Gamblers around the world know that there’ll always be ups and downs when playing online casino games, but wouldn’t it be nice if you could get a healthy dose of luck to turn a bad run around? Coming up, we take a look at some good-luck charms for gambling that might invite Lady Luck to the table.
The acorn is a charm that has connections to different cultures throughout history. The British have long believed the acorn can help protect against ailments that affect the body. In Norse mythology, the oak tree and acorn are connected with the God of Lightning, Thor, and it was believed keeping acorns in your home could protect your house from lightning.
Today, it’s still viewed by many as a symbol of good luck, and it’s believed that wearing an acorn charm could bring you good fortune.
In several European countries, including Austria, Poland, the Czech Republic, and Croatia, the traditional Christmas meal includes a carp. In the past, this fish was kept in the family bathtub before being prepared for the Christmas meal, but this aspect of the tradition has fallen away in favor of carp that’s purchased from a store.
After the fish has been prepared for eating, it’s believed that keeping a few of the scales from the carp will bring good luck until the next one is prepared the following Christmas.
Cat’s eye gem
Chrysoberyl, or the cat’s-eye gem, is a beautiful and affordable gemstone that’s not only known for its unique pattern, but also as a good-luck charm. Many people wear the semi-precious gem in a ring, necklace, bracelet, or some other kind of jewelry so that it’s always on them.
It became a very popular item in the West at the end of the 19th century when the Duke of Connaught gave it to his fiancée for their engagement.
A Dala horse is a wooden sculpture that has been an entrenched part of Swedish culture for centuries, particularly in folk art. Originally created as a toy, Dala horses have become so symbolic of Sweden that many souvenir stores now stock them for tourists. With such a long historic connection, it’s unsurprising that many locals believe the Dala horse to be a symbol of good luck.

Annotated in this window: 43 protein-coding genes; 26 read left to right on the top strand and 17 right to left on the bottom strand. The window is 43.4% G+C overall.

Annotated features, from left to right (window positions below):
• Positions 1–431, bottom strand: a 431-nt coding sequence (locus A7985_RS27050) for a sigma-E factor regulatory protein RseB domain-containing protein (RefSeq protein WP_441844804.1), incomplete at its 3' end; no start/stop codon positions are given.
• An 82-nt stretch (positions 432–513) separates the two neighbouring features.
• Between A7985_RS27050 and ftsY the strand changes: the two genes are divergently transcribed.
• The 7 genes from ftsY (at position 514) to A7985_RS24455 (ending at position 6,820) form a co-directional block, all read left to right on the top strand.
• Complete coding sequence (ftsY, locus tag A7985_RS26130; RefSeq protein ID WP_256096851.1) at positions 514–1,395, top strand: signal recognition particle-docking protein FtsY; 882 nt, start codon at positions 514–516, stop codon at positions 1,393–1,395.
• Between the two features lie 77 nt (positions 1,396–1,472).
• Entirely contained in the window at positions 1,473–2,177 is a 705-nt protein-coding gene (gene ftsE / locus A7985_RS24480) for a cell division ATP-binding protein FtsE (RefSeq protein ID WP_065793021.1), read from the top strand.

The second animal to make it onto this list is the elephant. In many Asian countries, not least India and Thailand, as well as other regions that have followers of feng shui, the elephant is an incredibly powerful symbol. This majestic animal is believed to offer good luck, fertility, power, strength, stability, and wisdom to those who make use of this symbol.
In feng shui in particular, an elephant with its trunk up is believed to provide you with good luck, which is often why you see it placed near the front door to homes and businesses, and also why some casinos have included statues of elephants in their architecture.
The four-leaf clover is undoubtedly one of the best-known good-luck charms in Western cultures. This is primarily attributed to St Patrick’s Day, which has become a common celebration in many countries, even though it’s actually the three-leaf clover that’s symbolic of this holiday.
What makes the four-leaf clover so special is the chance of finding one is actually quite low – being somewhere between 1 in 5,000-10,000. If you come across one, you’ll be happy to know that each leaf on the four-leaf clover offers you faith, hope, love, and of course, good luck.
Nazar boncuğu amulet
You will find these amulets in abundance, particularly as tourist souvenirs that people have brought home from Turkey. The word “Nazar” comes from Arabic and means “evil eye”, which doesn’t sound particularly lucky, but it actually protects from ill will or negative energy.
The belief is that when someone – your opponents at the casino table, for example – congratulates or compliments you, there can be jealousy or ill-will that comes with the words. People believe that wearing this amulet reflects their “evil eye” and negative thoughts and energies away from them, thus protecting them from unwanted thoughts – or in our case, protecting your hot streak at the tables.
The Hamsa hand is one of many lucky symbols in Middle Eastern and North African cultures. This charm is often depicted with an eye on the palm, which many believe adds to its ability to protect one against the evil eye – just like the Nazar amulet.
There are two types of Hamsa hand, each with different effects. The first, with its fingers spread apart, is supposed to help protect against evil. The second, with its fingers together, brings with it good luck.
Fans of real or online slot machines will undoubtedly recognize the horseshoe symbol, another icon that’s associated with luck in many Western cultures. This is likely due to a Christian legend involving St Dunstan.